Counter Offers – Attraction & Retention meets, at whose expense? 6

I have read the many websites picked up on a google search on the topic of Counter Offers and have my own views, but what are your thoughts on this topic.

I have just had a Senior Executive go through a significant & efficient Recruitment process with one of my clients. During my initial discussions, he gave no indication that he would consider a counter offer. He was flown to Cape Town by my client. The interview went well from both sides and he was very positive about the People, the Job & the Company.

A week or so later, he was made an exceptionally attractive offer and indicated that he was accepting the offer, which I then communicated to the HR Director, my client.

After discussing the matter with his CEO, his enthusiasm waned slightly and he was unable to sign the letter of appointment. He failed to respond to us at the times he said he would and after a few days, I received an email saying that he cannot accept the offer because his present company may have something for him !!!

My client has expended time, effort & money and has been told one thing and now this Senior Exec goes back on his word (or is his word sufficient to form a legal & binding contract).

Does this show a lack of integrity on the part of this Executive, is it happening as often as I am led to believe, is it acceptable and what are your experiences & views on this issue, has anyone successfully taken legal action against someone like this ?????


Trevor Gildenhuys
Talent Network
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6 thoughts on “Counter Offers – Attraction & Retention meets, at whose expense?

  • Janelle Gravett

    HI. This is not an uncommon practise, however, I personnally do not believe in counter offers. If you were not happy in the first place and sought alternative employment, you are not going to be any happier staying with the company. Also if he company does not recognise your worth initially, why throw moeny at you just to keep you when you indicate you are going? However, what I wanted to note was that I have come across a number of Recuitment Companies latetly, who request tht the candidate sign a document that they will not accept a counter offer from thier current employer. This is one way of protecting yourself as the Recruiter against this practise.

  • Nkosinathi Mkhize

    This makes an interesting case. I will comment around whether or not there is a case in law in this regard.The question here is whether or not there was / is a valid contract between the candidate and the client of yours. It is interesting to note that a job applicant is an employee. What becomes a relationship between an ’employee’ and an employer. Let us start in this way: if the individual has applied for a position, that person becomes an applicant. In terms of the EEAct, an employee includes a job applicant. There is one fundamental connection between an employee and an employer – contract of employment (written or verbal). Whta happens if one party does not fullfill the conditions set in the contract? Enforce or sue. If we were to follow this logic perhaps there might be a case to answer to.The law should not be applied in a one sided way. The spirit, purpose and intention should be observed by all the parties.

    Another scenario: What would have happenend if your client made a counter offer to the counter offer made by the ‘current’ employer?

  • Mary Fox

    Hi Trevor,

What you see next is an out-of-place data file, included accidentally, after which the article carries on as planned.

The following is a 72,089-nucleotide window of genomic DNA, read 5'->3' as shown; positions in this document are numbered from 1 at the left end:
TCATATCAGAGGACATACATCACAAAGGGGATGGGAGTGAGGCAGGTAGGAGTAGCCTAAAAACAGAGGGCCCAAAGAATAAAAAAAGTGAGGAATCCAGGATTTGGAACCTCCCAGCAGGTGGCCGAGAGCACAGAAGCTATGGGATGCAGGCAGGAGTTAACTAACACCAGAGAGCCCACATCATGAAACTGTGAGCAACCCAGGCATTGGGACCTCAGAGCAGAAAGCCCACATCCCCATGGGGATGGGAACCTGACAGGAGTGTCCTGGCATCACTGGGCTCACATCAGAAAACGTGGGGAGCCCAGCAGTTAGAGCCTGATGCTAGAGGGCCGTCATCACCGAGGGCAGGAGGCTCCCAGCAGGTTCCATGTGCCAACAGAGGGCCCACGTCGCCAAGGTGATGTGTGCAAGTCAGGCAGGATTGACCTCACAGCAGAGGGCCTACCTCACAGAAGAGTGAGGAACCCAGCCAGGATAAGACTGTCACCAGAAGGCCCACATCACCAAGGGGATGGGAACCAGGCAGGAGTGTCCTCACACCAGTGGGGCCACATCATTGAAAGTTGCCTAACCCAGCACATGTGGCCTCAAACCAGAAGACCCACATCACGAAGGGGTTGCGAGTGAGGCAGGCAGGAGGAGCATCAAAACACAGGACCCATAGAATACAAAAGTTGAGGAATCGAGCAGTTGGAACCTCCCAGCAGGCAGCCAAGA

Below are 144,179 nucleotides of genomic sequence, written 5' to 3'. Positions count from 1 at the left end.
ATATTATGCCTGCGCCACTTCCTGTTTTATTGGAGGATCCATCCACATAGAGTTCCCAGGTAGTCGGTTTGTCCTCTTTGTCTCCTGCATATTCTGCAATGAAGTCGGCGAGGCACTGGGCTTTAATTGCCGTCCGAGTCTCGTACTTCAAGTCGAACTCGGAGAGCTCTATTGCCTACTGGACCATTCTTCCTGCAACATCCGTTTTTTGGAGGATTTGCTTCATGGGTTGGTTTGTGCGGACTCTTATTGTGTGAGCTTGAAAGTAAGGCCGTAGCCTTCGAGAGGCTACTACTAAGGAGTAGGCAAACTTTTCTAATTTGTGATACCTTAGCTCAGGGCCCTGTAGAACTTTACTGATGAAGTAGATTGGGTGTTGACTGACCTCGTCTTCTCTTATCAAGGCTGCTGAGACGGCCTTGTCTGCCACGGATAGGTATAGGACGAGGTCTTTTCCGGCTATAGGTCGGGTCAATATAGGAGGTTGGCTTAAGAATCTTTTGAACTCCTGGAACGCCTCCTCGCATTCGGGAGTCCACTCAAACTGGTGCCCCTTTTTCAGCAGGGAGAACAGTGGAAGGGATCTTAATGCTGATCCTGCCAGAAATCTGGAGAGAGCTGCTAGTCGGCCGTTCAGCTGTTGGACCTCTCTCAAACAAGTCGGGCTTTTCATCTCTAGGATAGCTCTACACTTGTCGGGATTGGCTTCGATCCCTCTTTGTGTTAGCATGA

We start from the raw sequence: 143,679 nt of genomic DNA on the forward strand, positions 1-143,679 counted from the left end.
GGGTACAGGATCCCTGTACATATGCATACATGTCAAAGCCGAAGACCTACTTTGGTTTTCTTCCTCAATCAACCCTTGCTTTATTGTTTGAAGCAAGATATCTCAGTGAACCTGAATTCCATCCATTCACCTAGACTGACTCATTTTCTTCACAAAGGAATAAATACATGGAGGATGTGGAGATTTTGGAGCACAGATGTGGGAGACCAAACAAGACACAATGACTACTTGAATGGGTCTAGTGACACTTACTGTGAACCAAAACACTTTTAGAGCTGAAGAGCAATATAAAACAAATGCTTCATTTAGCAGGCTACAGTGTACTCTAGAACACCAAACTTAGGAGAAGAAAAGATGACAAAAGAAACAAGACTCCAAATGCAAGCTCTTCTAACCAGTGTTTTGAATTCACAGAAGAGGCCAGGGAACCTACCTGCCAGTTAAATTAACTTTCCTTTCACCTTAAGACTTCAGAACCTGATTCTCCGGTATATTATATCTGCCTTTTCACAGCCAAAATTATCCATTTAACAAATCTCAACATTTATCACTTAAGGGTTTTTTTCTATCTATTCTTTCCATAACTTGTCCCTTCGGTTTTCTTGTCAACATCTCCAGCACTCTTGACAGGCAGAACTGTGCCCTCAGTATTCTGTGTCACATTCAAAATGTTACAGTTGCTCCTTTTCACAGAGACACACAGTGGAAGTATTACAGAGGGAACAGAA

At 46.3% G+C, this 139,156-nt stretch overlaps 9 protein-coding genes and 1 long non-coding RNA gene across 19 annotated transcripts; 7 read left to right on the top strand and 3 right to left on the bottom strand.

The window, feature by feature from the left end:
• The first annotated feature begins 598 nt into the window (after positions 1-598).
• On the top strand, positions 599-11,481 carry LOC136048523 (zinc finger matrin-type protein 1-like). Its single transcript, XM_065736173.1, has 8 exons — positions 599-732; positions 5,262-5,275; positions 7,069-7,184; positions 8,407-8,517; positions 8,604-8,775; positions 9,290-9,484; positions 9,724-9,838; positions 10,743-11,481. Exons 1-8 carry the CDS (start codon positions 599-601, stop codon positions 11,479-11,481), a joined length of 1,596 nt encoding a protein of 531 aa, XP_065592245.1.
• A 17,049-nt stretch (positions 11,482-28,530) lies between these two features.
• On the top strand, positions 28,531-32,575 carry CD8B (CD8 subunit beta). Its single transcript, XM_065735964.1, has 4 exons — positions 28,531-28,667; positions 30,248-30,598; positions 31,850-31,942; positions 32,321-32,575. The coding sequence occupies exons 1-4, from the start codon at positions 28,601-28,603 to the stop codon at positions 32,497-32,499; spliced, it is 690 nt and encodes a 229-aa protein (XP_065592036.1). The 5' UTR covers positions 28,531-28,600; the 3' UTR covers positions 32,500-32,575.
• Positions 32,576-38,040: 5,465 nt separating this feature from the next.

We all know counters offers don’t really work – candidates are back within the market after a few months – most of the time they lose face with their management and the trust is broken. Not sure what the term really is or if they practice it but I heard that certain companies actually “blacklist” candidates who do then accept counter offers after going through the lengthy interview and selection process. The candidate basically will never be given the chance to be interviewed at the company again – your CV will not even be looked at. This to me show the seriousness in which companies are trying to protect themselves not only against people accepting counter offers but also people wasting their time.

  • John Ward

    Just an opinion, but appears that the recruiter did not do the job to its fullest. Relevance + commitment = contributive value. It appears that commitment was not tested (there are ways and means of doing this). When recruiting, it should be established (as far as possible, testing commitment) that the only thing the candidate wants, is to work for the client. Was the question asked “What would your current employer have to offer you to keep you?”

  • Wynand Swart

    Hi Trevor

    I personally thinK that most of these individuals go out of their way to increase their current remuneration in this manner. This will result in that they can do this without going through changes that some people can’t deal with effectively. This is a real shame as some real talent will go missing and could be seen in the same light. Employers should have a zero counter offer policy.

    Such a person should stand accountable for his/her actions. I am sure legal action can be taken. Would be interesting to see if someone has succeeded in the past.

    Good Luck!


  • Tim Madgwick

    Hi Trevor,

    As an employer we also get frustrated with people who are made counter offers once you have done the full interview and incurred expense. We tend to say to the candidate that we do not negotiate and that the offer of employment is then withdrawn. We do not want staff who will then leave when offerred a little more money, we need stability and productivity. Your client is better off not employing a person with no values & integrity, he probably would not have stayed.

    I doubt that you can tak any legal action unless you have a clause in your contract with the candidate.

    Good luck